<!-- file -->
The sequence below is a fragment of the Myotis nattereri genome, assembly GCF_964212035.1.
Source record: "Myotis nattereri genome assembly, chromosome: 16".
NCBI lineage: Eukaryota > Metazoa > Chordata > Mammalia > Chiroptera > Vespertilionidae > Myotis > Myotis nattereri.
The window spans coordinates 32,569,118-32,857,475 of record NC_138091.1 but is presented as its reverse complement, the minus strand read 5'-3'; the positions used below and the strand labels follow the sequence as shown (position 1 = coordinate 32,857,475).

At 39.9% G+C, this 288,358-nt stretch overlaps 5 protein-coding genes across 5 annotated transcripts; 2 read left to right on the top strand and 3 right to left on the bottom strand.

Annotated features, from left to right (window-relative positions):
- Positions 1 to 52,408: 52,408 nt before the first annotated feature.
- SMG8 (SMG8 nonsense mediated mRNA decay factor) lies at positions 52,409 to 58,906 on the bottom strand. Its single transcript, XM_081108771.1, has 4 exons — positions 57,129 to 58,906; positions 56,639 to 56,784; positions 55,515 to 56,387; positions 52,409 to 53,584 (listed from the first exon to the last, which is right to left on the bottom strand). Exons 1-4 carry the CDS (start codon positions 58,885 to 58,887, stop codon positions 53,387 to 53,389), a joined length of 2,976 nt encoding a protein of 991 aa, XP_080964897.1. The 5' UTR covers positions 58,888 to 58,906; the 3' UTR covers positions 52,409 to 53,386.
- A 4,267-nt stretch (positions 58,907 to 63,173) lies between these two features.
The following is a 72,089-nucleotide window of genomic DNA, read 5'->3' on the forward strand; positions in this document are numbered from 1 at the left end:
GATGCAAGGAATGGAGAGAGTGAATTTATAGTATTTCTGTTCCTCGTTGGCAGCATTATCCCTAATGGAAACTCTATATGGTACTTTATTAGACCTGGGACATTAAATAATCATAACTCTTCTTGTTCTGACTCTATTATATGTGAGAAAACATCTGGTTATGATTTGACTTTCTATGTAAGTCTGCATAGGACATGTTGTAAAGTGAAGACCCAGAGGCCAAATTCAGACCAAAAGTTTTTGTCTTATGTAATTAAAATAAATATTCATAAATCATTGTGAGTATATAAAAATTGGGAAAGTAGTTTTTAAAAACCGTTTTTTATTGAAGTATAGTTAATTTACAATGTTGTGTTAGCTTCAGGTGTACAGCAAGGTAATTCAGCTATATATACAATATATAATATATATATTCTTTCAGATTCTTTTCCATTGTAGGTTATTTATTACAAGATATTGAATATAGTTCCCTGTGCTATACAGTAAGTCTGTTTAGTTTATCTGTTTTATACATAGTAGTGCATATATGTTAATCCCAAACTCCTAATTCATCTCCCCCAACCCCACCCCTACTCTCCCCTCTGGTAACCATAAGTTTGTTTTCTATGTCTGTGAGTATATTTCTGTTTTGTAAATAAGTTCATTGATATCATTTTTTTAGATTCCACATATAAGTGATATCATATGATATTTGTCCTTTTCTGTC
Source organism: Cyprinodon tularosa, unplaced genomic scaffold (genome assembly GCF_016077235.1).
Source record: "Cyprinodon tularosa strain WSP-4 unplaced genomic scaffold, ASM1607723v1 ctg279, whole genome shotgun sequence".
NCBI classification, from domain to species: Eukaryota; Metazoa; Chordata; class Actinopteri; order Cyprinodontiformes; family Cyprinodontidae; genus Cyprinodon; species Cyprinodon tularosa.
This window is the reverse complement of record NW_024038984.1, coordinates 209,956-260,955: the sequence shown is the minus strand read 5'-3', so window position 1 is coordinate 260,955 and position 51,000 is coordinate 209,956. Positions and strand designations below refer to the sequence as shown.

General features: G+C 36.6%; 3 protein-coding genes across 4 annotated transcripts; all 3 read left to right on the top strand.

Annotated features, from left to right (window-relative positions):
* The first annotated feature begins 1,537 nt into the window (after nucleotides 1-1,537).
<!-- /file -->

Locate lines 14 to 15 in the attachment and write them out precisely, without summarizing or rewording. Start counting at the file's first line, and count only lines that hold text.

NCBI classification, from domain to species: Eukaryota; Metazoa; Chordata; class Actinopteri; order Cyprinodontiformes; family Cyprinodontidae; genus Cyprinodon; species Cyprinodon tularosa.
This window is the reverse complement of record NW_024038984.1, coordinates 209,956-260,955: the sequence shown is the minus strand read 5'-3', so window position 1 is coordinate 260,955 and position 51,000 is coordinate 209,956. Positions and strand designations below refer to the sequence as shown.